Hey everyone! Today we are looking at using different parameters within the REST Connector to either give additional options during running the map, pass through header information on any request, or to allow for bulk adjustments on the setup of the endpoints/methods themselves.

This article is aimed at users who have worked with the REST Connector inside of SmartConnect before, and are looking to either modify an existing provider or create their own definition.


The first time we would use a parameter is if we want to send header data through for the method we are calling. Most often this will be the Authorization parameter or something similar.

In the screenshot above, I have opened the Authorization parameter for my Shopify connection definition. The “Is Header” flag is marked on the parameter and I’ve set a “Default Value” for it. Now when this parameter is added to a particular method, it will automatically pass through its default value when the method is called. Again, this is most commonly used with the Authorization parameter for headers – but if you find an API that requires additional header parameters then this same process can be used for each.


Parameters can also be used as part of the method URL. The first occasion you would use them would be to simplify the process for changing the URL path – whether you are just switching instances within a system or are moving from a dev to production API.

Continuing with the Shopify API, the base URL for any methods would look similar to the following:

The actual method ends would then change on the end of that URL to call customers.json, products.json, etc. The base URL will change from client to client, however, as the subdomain that is currently called “eOneStore” will be different for every instance. Rather than hardcoding the value in the API definition, we will use a parameter as a placeholder.

In the screenshot above, we have set up each URL to use the {Store_Prefix} parameter as a placeholder for the subdomain. We have added both the Store_Prefix and Authorization parameters to the method as well so SmartConnect knows to reference them when calling the method.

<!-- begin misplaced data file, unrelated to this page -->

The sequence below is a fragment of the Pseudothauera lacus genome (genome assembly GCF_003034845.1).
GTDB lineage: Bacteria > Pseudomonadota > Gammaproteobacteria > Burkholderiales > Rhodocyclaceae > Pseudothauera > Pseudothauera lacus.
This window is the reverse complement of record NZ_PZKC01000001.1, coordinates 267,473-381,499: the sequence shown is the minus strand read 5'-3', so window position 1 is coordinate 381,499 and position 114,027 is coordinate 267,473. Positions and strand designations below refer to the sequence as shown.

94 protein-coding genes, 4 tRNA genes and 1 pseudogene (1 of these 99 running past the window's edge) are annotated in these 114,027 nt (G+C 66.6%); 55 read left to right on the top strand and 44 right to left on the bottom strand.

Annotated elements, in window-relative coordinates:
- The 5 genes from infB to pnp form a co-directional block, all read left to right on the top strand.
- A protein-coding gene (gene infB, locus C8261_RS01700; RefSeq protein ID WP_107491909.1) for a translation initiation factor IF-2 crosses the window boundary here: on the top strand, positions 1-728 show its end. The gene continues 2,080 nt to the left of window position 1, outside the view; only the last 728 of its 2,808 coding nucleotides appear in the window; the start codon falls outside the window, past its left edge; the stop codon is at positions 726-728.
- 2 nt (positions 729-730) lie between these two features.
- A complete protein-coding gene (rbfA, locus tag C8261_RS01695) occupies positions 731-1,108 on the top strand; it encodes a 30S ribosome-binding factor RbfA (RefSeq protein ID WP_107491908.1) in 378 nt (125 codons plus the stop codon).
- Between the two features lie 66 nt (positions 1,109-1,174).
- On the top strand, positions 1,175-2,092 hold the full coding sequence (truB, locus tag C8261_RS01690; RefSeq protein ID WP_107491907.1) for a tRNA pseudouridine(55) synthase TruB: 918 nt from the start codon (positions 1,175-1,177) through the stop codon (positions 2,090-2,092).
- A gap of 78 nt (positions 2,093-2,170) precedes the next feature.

In the background of the screenshot, you can see that every method in my definition is set up in this manner. Now when we export this definition and import it to another system – or if we just need to change the subdomain from a dev instance to production – we no longer have to update each method. Instead, we just switch to the Parameter tab and update the Default Value for the Store_Prefix parameter.

Parameters can also be used on a method when needing to filter the data being returned. These parameters can be changed at runtime on the map – either manually or through a script.

The following method is used to return orders from Shopify:


That URL has the subdomain URL added to it, but is not using a parameter for the query portion of the URL “?status=any”. If we leave the URL set to this, we can’t update the status filter without changing the definition setup. Instead, we will make a new parameter called “status” and insert it into the URL like we did with the subdomain.

The {status} parameter now has a default value of “any” which will be used if we don’t change anything on the map we use it in. It is also placed into the URL so the value for the parameter will be used in the filter.

When we select that method in a map we now get the option to change and set the parameters in use:


Any parameter used in a method that is not marked as a Header parameter can be updated or changed within the map. In this case, we could change the value of the status being passed through to adjust the records returned.